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Harris Is Interested in Writing Good Songs

on September 24, 2004 @ 17:57

The last 'Legends of Rock Bass' issue of 'Bass Player Magazine' features an interview of Steve Harris.

The focus is mainly on his technique and influences. Read on:

At the heart of Iron Maiden’s sound is Steve Harris’ big bass. Whether it’s a low throb underneath the group’s intricate arrangements or a burst of galloping 16th-notes, Harris’ bass style has had a huge influence on a generation of metal maniacs.

Do you favor fingerstyle or pick technique?
I’ve always found it easier to play with my fingers; I never learned to play with a pick. I never thought about it as a “technique” – it was just the way I learned to play.

How do you develop your bass parts?
My parts are based around what the song needs, rather than around what the guitar players are doing. My playing has become a bit simpler and straighter on some songs, and I’m using more rhythmic bass chords.

Which bassists have been a big influence?
I started out listening to players like John Entwistle from the Who, Free’s Andy Fraser, Martin Turner from Wishbone Ash, Golden Earing’s Rinus Gerritsen, and Chris Squire from Yes – although he used a pick. But I never really focused on the bass playing. I liked these players, but only because I liked the bands they were in and the music they were playing. The songs make the playing exciting – not the other way around.
People can say what they like about my playing – I’m more interested in writing good songs. I’ve never been worried about being a great bass-player. I’ve always thought it’s important that whatever I do is within a song, not just going out on a limb and doing some big solo.

Is there any particular reason why you’ve never done bass solos onstage?
Because they’re bloody boring, that’s why. In all they years I’ve been seing bands, there have been only three bassists who played interesting solos: Billy Sheehan, Rinus Gerritsen of Earing, and Hellmut Hattler of the German cult band KRAAN. Billy Sheehan’s playing is outrageously different.

Why did you modify the tone control on you main bass?
When we played smaller places, the fans would lean forward and touch the controls. I’d be thinking, “Cor, where’s all me treble gone? They’ve bloody turned it down!” So we de-wired it. Now if I want to change the top end, I look at my bass tech and point to my shoulder, and I use a thumbs-up or thumbs-down sign. For bottom, I pat myself on the arse. I s’pose everybody does that sort of thing!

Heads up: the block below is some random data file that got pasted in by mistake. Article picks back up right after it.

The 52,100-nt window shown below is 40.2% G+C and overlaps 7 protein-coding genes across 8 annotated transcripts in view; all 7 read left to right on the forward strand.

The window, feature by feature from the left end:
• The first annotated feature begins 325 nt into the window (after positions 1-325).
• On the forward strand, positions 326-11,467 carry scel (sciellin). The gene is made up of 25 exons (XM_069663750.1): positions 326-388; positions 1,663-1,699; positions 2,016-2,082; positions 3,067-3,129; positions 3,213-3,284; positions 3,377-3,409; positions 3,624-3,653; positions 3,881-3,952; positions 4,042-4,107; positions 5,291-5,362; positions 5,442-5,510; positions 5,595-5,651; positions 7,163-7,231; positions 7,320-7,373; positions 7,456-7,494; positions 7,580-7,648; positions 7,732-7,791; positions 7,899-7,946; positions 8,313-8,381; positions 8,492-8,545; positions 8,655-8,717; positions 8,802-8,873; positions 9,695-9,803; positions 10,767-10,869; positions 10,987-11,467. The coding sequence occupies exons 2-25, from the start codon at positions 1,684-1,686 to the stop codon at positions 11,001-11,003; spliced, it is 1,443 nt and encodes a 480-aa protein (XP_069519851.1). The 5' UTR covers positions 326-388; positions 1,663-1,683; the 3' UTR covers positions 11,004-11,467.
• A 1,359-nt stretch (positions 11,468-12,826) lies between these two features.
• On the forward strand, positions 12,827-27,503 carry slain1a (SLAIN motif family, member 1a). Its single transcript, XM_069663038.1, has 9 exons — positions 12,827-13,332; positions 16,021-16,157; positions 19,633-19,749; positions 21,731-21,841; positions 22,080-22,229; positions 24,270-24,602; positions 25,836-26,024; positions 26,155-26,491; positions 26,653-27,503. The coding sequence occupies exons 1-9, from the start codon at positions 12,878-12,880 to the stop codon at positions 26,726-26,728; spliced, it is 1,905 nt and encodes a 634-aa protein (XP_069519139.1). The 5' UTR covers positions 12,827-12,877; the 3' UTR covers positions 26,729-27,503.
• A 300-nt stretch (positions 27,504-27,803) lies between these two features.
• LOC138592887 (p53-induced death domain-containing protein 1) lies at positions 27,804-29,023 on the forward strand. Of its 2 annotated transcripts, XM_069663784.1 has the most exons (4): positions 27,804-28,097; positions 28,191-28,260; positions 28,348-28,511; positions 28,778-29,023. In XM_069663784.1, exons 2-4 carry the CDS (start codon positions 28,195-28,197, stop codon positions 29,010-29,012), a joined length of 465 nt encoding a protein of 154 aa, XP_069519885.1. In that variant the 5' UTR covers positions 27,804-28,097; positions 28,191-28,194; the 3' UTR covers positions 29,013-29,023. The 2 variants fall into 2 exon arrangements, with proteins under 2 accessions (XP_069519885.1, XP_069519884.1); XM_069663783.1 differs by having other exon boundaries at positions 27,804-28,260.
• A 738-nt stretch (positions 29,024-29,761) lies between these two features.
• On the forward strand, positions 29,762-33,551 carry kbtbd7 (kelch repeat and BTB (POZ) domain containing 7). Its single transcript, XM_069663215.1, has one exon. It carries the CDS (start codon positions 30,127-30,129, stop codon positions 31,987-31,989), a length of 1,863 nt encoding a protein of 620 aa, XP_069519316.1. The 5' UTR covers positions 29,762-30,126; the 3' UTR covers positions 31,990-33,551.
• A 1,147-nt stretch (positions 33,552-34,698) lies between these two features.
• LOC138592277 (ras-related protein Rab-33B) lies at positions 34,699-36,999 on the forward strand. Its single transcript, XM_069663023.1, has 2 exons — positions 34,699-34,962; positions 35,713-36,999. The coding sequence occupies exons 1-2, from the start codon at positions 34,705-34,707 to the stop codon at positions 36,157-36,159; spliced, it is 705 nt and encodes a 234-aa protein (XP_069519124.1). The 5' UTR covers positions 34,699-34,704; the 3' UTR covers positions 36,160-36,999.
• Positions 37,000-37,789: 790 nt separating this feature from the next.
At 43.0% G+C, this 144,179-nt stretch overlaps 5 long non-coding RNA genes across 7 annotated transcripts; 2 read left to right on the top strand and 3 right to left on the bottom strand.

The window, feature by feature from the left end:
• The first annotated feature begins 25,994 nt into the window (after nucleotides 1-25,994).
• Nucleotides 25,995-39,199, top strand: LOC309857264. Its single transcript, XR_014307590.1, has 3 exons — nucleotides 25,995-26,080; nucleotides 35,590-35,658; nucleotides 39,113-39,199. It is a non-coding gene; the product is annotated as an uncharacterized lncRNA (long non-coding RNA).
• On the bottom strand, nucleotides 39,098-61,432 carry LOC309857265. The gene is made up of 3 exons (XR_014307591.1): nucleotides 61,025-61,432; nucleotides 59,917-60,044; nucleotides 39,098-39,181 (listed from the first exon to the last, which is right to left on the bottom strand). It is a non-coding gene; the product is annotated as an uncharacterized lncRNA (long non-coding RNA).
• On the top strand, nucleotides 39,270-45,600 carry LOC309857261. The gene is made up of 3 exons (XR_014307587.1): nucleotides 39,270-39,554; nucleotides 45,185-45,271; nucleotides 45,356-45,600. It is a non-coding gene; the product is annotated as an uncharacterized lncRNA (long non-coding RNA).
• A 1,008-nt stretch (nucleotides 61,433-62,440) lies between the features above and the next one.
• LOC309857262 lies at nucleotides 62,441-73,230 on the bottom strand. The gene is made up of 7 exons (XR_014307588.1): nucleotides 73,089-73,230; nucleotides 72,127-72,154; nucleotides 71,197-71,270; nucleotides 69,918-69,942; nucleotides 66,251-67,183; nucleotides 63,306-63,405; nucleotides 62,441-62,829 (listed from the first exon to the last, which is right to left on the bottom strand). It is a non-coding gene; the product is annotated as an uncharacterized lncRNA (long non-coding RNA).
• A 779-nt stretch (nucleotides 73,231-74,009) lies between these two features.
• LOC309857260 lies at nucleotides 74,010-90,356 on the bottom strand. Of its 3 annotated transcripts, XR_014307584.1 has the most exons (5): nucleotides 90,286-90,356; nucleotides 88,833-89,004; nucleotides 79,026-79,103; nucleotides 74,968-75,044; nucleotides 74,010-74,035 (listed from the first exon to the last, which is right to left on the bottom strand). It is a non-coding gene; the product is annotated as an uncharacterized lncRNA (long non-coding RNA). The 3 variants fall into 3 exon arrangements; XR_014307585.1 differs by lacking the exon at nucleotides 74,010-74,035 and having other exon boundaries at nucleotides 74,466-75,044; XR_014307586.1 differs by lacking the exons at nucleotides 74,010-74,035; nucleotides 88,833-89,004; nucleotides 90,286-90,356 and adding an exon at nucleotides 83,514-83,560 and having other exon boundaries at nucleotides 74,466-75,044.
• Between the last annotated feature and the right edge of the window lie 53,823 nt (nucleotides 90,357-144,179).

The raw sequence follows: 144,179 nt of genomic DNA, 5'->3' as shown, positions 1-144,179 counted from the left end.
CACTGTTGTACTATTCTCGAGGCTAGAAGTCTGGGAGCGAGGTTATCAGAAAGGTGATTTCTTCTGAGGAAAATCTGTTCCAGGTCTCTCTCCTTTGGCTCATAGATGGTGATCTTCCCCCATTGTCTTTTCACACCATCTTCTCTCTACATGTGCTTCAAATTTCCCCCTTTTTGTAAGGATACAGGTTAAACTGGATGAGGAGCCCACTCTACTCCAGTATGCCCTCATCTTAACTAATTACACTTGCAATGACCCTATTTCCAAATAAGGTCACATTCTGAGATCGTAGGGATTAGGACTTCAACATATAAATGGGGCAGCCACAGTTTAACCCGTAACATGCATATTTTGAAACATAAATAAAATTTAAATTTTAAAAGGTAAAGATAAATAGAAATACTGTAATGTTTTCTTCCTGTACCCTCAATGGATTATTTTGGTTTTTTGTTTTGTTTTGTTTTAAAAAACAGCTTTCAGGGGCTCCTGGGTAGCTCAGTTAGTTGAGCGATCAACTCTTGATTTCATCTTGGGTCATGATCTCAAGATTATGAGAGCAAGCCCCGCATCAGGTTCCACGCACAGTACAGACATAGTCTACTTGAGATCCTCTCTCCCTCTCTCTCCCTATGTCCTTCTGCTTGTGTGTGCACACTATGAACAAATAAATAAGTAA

Do you have a good memory for bass parts when you’re out on tour?
Do I forget them, you mean? [Laughs.] You do tend to get mental blocks now and then, usually at the start of a tour, and quite often it can be during songs you’ve been playing for years. You might go running across the stage and forget where you are. But obviously it comes back, and you manage to blag your way out of it. If I were to stand in the corner and just watch what I was playing, I probably wouldn’t go wrong – but I’d be bored if I stood in one place.

There are quite a lot of changes and different sections in some of Maiden’s songs.
Oh yeah – that’s the influence coming in from Yes, Genesis, Pink Floyd, Jethro Tull, that sort of stuff. We wanted to incorporate those time changes, plus the heaviness of Black Sabbath and Deep Purple with a bit of Zeppelin thrown in, and the harmony guitars of Wishbone Ash as well. But when you’re playing, you get to the point where you don’t even have to think about it. When you start thinking about what you’re doing, that’s when you make mistakes. If you start thinking, Oh blimey – what’s that bit coming up next? then it’s already gone and you’ve buggered it. It’s all very well saying you’d like things perfect, but everyone makes mistakes.

Essential Gear
Fender Precision Basses with Seymour Duncan Puckups, Badass II Bridges, and Rotosound Steve Harris Signature Flatwound Strings; Trace Elliot Preamp and C-Audio Power Amps, DBX 160 Compressor, Four Marshall 4X12 Cabinets

Tony Bacon & E.E. Bradman

Thanks to Harr Steevis of the IMBB for the scans and to myself for typing it… pfeew blink.gif


Anonymous said:

well done Saint! smile.gif

you should get an OCR program smile.gif

#9027, September 24, 2004 @ 18:48

Anonymous said:

QUOTE(dogigniter @ Sep 24 2004, 08:48 PM)
well done Saint! smile.gif

you should get an OCR program smile.gif

I have one... Just that I couldn't get it to read that scan. No matter how I tweaked it... I gave up and wrote it (I'm a fast typist, so it wasn't such a huge task biggrin.gif )


#9028, September 24, 2004 @ 18:51

Anonymous said:

As usual thanks for the info saint. guns[1].gif

#9029, September 24, 2004 @ 22:45

Anonymous said:

Ah, thanks Saint! That was a good read.

#9030, September 25, 2004 @ 00:19

Anonymous said:

Thank you and up the Saint! rolleyes.gif

#9031, September 25, 2004 @ 20:06

Anonymous said:

Thanks Bravewords and Blabbermouth for the links back to us !


#9032, September 26, 2004 @ 01:30

Anonymous said:

Thanks Saint!
Great interview. Now I know why Steve doesn't play bass solos live nor records any on jams and stuff like that.

#9033, September 30, 2004 @ 16:27

Anonymous said:

very good indeed but don´t you think the first question is a bit silly?

#11774, June 14, 2006 @ 20:32

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